Thursday morning at the MTN Arena-Lugogo was a reunion, a get-together of sorts for Ugandan boxers, especially those of the golden generation that spanned from the early ‘70s to the early ‘90s.
A three-time Olympian here, an African champion there, a Commonwealth Games gold medallist coming in, smiling with passion to hug a Kings Cup hero.
It was a send-off of a national hero, Uganda’s most successful boxing coach Peter Grace Sseruwagi.
In front of a wooden casket carrying his body, with gold-plated decor, a framed portrait of a smiling Sseruwagi, sporting a sky-blue checkered shirt, a thin layer of grey hair, with his two stone-hard fists raised, almost summed up his legendary story that touched every corner of boxing across the globe.
Sseruwagi was strong, likeable, stylish, even in his latter days, before he finally surrendered to diabetes at 87. Sseruwagi’s memory was as solid as his right fist; he could anytime fly you into the Via Flaminia Olympic Village, where Cassius Clay (Muhammad Ali) sparred with Team Uganda before winning light heavyweight gold at the 1960 Rome Olympics. And how US Olympic coach Angelo Dundee linked Clay’s success to Uganda.
Or his 1958 furious knockout of Idi Amin, a man who later became a no-nonsense president.
The low turn-up to Sseruwagi’s public viewing betrayed the gigantic status of a coach who gathered the country 95 gold medals, 75 silver and 54 bronze from several tournaments.
“If Sseruwagi was a motor rally icon, this space wouldn’t be enough for us,” a friend told me as his and my eyes panned across the few mourners who couldn’t fill even half a side of the Arena.
Sseruwagi, who enhanced his coaching credentials in USA, Australia, Scotland, Wales, et al, was one of a kind.
Crowds would throng this national facility to marvel at the likes of Ayub Kalule, John Mugabi, Mathias Ouma, Mustafa Wasajja, James Odwori, among the numerous students of Sseruwagi, most of whom went on to scale global heights.
Even Sseruwagi’s training sessions at Nsamizi Institute, in the countryside would attract a bigger viewing.
But the low turn-up shows how Ugandan boxing misses unifying hands like Sseruwagi’s. Or how divisions and wrangles have beaten this once golden sport down the canvas, no wonder, midway into the memorial, the two factions fighting for boxing leadership left to attend a court session.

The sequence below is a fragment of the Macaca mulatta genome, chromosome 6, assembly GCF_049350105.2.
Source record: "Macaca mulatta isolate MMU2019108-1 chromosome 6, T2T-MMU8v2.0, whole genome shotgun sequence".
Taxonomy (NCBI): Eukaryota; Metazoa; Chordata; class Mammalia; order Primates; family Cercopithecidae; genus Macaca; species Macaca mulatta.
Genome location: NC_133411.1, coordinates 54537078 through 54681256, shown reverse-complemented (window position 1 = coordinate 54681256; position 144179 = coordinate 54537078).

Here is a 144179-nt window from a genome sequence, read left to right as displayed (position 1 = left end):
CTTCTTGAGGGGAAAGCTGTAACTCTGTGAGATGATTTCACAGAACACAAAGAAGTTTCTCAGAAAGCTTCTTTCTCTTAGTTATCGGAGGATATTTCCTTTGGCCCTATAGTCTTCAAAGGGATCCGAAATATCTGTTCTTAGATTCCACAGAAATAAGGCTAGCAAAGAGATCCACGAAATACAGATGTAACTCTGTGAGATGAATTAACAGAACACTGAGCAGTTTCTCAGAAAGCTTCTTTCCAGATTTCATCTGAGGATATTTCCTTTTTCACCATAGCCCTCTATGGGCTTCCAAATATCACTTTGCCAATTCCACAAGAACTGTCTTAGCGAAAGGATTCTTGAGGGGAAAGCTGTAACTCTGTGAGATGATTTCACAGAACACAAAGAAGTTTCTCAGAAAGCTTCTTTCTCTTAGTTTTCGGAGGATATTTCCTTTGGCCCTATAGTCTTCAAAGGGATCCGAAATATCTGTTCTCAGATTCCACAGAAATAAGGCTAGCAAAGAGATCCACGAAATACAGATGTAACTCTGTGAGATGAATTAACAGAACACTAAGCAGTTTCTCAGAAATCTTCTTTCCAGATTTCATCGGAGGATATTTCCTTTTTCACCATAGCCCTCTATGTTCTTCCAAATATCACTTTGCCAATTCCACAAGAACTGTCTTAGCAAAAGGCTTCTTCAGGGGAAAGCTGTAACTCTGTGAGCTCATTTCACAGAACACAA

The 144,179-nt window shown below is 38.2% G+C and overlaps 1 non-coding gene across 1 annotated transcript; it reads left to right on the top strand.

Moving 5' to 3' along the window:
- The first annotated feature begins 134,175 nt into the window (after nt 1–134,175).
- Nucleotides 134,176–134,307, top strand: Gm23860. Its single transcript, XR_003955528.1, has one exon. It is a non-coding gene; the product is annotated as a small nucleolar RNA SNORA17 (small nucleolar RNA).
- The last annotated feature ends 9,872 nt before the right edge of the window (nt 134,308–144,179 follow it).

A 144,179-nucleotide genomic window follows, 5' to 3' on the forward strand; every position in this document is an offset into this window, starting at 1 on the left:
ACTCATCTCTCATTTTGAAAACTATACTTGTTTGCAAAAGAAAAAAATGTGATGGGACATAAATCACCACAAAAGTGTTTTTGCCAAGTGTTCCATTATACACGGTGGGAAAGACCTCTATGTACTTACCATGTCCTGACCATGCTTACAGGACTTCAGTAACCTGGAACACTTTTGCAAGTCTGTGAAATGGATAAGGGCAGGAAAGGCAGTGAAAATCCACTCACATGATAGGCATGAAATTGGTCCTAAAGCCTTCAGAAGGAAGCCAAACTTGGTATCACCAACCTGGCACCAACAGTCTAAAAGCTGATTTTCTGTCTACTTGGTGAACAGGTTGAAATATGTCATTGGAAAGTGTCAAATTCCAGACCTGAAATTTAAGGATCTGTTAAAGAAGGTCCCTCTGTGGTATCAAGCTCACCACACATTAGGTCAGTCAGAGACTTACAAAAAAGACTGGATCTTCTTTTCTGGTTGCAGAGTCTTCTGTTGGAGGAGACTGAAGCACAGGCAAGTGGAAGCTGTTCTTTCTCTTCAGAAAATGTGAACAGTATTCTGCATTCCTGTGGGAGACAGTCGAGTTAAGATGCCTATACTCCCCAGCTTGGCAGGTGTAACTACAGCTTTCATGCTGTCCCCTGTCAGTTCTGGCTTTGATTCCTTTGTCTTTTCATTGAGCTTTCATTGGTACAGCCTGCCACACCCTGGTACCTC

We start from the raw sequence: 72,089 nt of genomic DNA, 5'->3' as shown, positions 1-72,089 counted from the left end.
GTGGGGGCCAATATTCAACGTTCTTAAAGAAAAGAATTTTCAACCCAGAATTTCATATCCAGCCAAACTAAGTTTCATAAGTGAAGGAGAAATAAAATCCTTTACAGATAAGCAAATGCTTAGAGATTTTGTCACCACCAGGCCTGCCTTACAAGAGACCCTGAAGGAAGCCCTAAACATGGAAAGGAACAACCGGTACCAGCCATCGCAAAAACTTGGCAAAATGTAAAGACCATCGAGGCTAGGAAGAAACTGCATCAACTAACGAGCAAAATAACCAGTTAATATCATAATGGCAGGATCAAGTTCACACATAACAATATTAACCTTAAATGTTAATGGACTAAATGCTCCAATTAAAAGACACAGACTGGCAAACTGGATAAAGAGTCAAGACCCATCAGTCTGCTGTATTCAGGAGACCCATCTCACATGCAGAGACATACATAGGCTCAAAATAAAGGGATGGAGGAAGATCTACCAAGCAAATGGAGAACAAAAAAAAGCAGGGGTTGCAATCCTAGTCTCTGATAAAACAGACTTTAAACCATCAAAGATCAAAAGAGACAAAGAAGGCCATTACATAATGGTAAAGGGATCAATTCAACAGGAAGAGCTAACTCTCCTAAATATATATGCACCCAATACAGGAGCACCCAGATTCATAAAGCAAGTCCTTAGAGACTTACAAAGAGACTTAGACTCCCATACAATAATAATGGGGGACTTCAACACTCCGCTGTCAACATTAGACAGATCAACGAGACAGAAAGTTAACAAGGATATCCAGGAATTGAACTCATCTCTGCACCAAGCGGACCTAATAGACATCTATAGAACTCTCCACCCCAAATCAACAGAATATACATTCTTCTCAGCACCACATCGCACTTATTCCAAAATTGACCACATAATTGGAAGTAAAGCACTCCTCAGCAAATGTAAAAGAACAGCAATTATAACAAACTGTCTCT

Luckily, the few mourners represented a wider spectrum of our sporting family. Administrators and former sprinters, cyclists, tae kwondo players, cricketers, footballers, most with a connection to Sseruwagi, graced the occasion. As Sseruwagi’s bones rest in Ssese, a far-flung island on Lake Victoria, that knows nothing about boxing, his golden legacy will forever be amidst us; a benchmark.
WHAT OTHERS SAID
Vicky Byarugaba (former Olympian, African champion) I can say a lot about Mzee Sseruwagi (retells the tedious training regime) but that rigorous training regime is what made us great. He was very sociable, we liked him a lot. He is a hero.
Boza Edwards (former world champion). I have learned of the sad news of the passing of our great boxing coach Grace Peter Sseruwagi. He has been a great pillar to boxing in Uganda. His achievements have been felt worldwide through the boxers he trained, including myself. He was a true champion and out of the ring. May His Soul Rest in Eternal Peace.
Christopher Ssejjemba (son)
Mzee loved all people irrespective of their tribe. That’s how he gave Dick (Odokpira) Katende, an Acholi a Kiganda name Katende to save him from the soldiers who raided the boxing camp hunting for Acholis. (Katende was a the greatest coach after Sseruwagi).
Davis Lusimbo (1992 Olympian)
It’s very sad that Mzee Sseruwagi has died. But we are lucky to have worked with such a committed, skilled man. Mzee wished everyone success, and gave everyone an opportunity to try.
Fox Kiwanuka (former boxer 1975-86)
Mzee Sseruwagi was a father and a coach. He improved everyone, and chose everyone on merit. To him your record didn’t matter, but your performance. No one was exempted from his rigorous training. But also joked and chatted with us. We loved him.
Josephine Namwanje (granddaughter)
Thank you all…It’s a hard time that our best friend is leaving us but thank you very much.